177 years ago today the final siege against the Alamo began. Before the sun rose the following day, the fort had fallen, the defenders were dead, and the revolution for Texas independence had a battle cry that would carry it to victory. While truth has mixed with legend in the memory and memorialization of the events of the 13 days in March 1836, what is certain is the Alamo is the sacred touchstone for all who claim the name Texan and for those who appoint greatness to this heritage and State.
The battle cry, “Remember the Alamo” not only helped Texians win independence from Mexico and establish the Republic of Texas, it also spoke to another nation, 105 years later, as it sought to recover from a bitter loss and stop tyranny, “Let’s Remember Pearl Harbor, like we did The Alamo.”
The first thing I saw today when I plugged into the world via Facebook was the reminder from several friends to “Remember the Alamo!” As a Native Texan, I certainly join in the remembrance and ask that people remember more than the cry and truly remember the Alamo.
From the Texas point to view, the Story of the Alamo is one of heroic bravery and sacrifice as 187 men chose to stay and fight against overwhelming odds, 1800 Mexican soldiers, rather than give the garrison to the Mexican army led by General Antonio Lopez de Santa Anna. “Remember the Alamo” then is the story of 187 men who chose to stand, fight, and die so that others could live in freedom and not under imperial rule.
The question that faces Texans and Texas today is not whether we should remember the Alamo, but how should we remember the Alamo. Do we remember and celebrate the slogan, the movie, the mythology, or do we remember and honor the dedication and sacrificial spirit of the men willing to die so that others might live in freedom?
Currently the State of Texas ranks 49th in support of persons, and families, living with disabilities. Currently there are 60,000 people on Medicaid funded wait lists for state support services such as Home and Community based Services (HCS). These services allow persons with disabilities to receive appropriate therapies, live at home with their families or in group homes where they can have fulfilling and functional lives. Currently this HCS wait is over 12 years but the list is frozen and has been frozen for 3 years. Currently there are no plans to reopen the list for at least the next two years. Currently thousands of disabled individuals are imprisoned, living under the repression of disabilities and a society that chooses not to do all it can to support them in living lives that are as meaningful as they could be. Currently tens of thousands of more family members of persons with disabilities are imprisoned by the needs and limitations presented by their loved one’s requirements which extend beyond their abilities to meet.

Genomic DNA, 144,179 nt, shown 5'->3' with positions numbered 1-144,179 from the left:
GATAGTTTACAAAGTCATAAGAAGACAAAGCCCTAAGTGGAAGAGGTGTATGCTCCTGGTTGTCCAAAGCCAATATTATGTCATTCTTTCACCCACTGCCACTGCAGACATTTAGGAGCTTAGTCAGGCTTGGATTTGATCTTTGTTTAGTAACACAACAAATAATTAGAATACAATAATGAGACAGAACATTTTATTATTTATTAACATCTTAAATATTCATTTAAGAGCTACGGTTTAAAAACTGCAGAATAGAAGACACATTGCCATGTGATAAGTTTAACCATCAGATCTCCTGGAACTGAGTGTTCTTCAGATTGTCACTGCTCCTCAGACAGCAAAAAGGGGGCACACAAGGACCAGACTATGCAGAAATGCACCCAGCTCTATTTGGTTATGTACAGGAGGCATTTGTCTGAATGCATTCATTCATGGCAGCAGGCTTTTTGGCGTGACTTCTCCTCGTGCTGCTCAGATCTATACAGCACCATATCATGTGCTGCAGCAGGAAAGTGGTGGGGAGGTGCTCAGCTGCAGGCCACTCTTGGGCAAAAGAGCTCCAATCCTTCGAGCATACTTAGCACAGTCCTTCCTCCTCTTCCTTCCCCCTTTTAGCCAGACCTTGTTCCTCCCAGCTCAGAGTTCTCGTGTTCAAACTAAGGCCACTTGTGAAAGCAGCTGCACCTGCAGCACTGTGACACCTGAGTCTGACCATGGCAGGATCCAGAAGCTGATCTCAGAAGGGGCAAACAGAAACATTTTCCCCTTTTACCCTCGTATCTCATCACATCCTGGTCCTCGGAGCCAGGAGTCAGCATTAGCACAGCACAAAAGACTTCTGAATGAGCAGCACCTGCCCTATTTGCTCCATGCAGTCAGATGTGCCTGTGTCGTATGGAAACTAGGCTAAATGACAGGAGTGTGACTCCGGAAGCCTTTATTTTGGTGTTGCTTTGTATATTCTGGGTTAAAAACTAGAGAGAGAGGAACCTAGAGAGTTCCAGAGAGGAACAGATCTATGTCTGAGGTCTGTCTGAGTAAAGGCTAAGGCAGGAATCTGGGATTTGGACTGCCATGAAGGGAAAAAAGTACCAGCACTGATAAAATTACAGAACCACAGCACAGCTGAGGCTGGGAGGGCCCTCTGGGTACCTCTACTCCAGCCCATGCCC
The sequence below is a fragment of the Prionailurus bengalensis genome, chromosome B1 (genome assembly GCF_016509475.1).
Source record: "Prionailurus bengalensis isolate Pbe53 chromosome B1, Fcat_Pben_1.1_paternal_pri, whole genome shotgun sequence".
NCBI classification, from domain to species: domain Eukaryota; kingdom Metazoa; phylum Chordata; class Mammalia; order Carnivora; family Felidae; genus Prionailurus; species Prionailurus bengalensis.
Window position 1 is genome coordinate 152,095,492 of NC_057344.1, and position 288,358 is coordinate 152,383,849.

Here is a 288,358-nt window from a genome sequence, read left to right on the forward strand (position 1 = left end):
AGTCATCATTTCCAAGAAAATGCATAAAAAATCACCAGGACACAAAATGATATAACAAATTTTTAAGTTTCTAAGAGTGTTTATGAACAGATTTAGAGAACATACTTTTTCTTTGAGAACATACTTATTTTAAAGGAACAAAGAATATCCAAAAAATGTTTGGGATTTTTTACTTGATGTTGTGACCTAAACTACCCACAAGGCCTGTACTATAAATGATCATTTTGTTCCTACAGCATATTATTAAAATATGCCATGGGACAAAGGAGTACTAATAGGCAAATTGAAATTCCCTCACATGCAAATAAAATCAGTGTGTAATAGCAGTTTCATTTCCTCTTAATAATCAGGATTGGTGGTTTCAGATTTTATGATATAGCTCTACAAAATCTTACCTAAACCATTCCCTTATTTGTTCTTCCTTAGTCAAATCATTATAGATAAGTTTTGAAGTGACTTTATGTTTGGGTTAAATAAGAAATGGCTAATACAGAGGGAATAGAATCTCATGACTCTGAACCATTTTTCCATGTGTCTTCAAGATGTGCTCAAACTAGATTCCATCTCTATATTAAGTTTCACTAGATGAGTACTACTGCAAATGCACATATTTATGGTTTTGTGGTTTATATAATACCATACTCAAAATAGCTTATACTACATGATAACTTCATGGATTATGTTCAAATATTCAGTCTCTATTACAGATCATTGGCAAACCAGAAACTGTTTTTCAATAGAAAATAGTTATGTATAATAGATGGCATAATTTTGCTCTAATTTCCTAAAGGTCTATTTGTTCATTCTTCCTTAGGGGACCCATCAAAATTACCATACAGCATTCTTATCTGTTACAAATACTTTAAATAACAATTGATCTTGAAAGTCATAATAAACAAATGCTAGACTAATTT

Yes, support of persons with disabilities is expensive. Yes, adequate support that allows for persons with disabilities to live meaningful lives that contribute society requires sacrifice from others in that society. Is this sacrificial giving so that others can escape the imprisonment that is life with disabilities the same spirit that was in the 187 men who died in the Alamo? Yes. Can we truly remember and honor the Alamo and not share this same spirit and willingness to make sacrifices so that others may have more freedom? No!
If individuals, or collectively the State of Texas, do not wish to make the financial sacrifices necessary to appropriately care for those most vulnerable to suffering and living lives imprisoned by their disabilities, they certainly have the right to decline. But, if that is the choice, please do not insult the memory of those 187, who paid the ultimate sacrifice so that others whom they did not know would have the possibility of freedom, by celebrating and claiming to remember their heroism and selfless spirit.
As a parent of a child with significant special needs, and speaking for all those impacted by intellectual disabilities, on this the 177th anniversary of the sacrifice of those in the mission, during this the 83rd Legislature of the State of Texas, I invite the Governor, Legislators and Citizens of the State of Texas to heed our call to increasing support to those with disabilites by remembering the clarion call from The Alamo’s Commander, William B. Travis in his Freedom Letter written during the siege and sent from the Alamo: